• Two types of accessibility exist in the realm of tourism-physical and market. Physical access means physically being able to get to a place. Physical inaccessibility might be caused by harsh weather, topographic barriers, lack of infrastructure and transportation, and a lack of handicap access. In term of market access, two of the most popular and obvious reasons people give for not visiting heritage sites and museums are lack of time and money, due largely to work and domestic responsibilities and low amounts of disposable income.
  • The following sections examine some of these constraints.
    • Lack of educational preparation
    • While generally an interpersonal constraint on the part of the latent visitors, a perceived lack of educational preparation keeps many people from visiting. Related to this is a lack of visitation during childhood, which may be viewed as informal education. Research shows that people who visited heritage sites during childhood are more inclined to do so during adulthood as well.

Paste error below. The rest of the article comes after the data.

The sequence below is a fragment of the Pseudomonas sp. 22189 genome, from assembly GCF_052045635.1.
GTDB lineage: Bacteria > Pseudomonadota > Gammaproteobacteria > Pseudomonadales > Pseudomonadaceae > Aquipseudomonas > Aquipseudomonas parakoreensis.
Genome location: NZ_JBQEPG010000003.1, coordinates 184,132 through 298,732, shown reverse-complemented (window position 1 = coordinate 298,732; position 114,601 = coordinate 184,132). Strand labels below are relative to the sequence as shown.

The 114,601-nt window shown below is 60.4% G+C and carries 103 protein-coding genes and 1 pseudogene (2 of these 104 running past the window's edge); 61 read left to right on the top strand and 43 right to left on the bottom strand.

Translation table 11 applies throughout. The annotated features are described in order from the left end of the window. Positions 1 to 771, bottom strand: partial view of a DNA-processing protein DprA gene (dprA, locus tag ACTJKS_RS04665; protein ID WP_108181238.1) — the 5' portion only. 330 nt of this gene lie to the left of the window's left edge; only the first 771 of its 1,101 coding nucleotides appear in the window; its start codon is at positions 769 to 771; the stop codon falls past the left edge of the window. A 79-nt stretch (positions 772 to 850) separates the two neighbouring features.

• The following sections examine some of these constraints.
    • Disabilities
    • One critical common among large segments of society who choose not to visit heritage sites is physical disabilities. Outline three types of barrier that exist for people with disabilities who do not participate in leisure activities, including visits to heritage attractions.
    • Intrinsic barriers are those that result from an individual's personal limitations involving physical, psychological or cognitive disabilities, including several situations that may inhibit desires to go heritage destinations and attractions.
  • The following sections examine some of these constraints.
    • Psychological constraints
    • For many people it is the nature of the site itself and its subject that is unappealing, not necessarily the presentation.
    • Perhaps the most common psychological reason people give for not visiting heritage attractions is a lack of interest or desire. Some people simply have no desire at all to visit historic sites and museum. Some people have little interest in undertaking recreational activities outside the home, and more still have no desire to travel away from their home environment.
    • One of the most important reasons people give for visiting museums is the social interaction.
  • The following sections examine some of these constraints.
    • Other constraints
    • ‘ Museum fatigue’ is another reason why some people do not visit historical sites. As a result, the longer they are in a museum the faster they move towards the exit, and the longer they spend in the galleries the less attention they pay to the exhibits.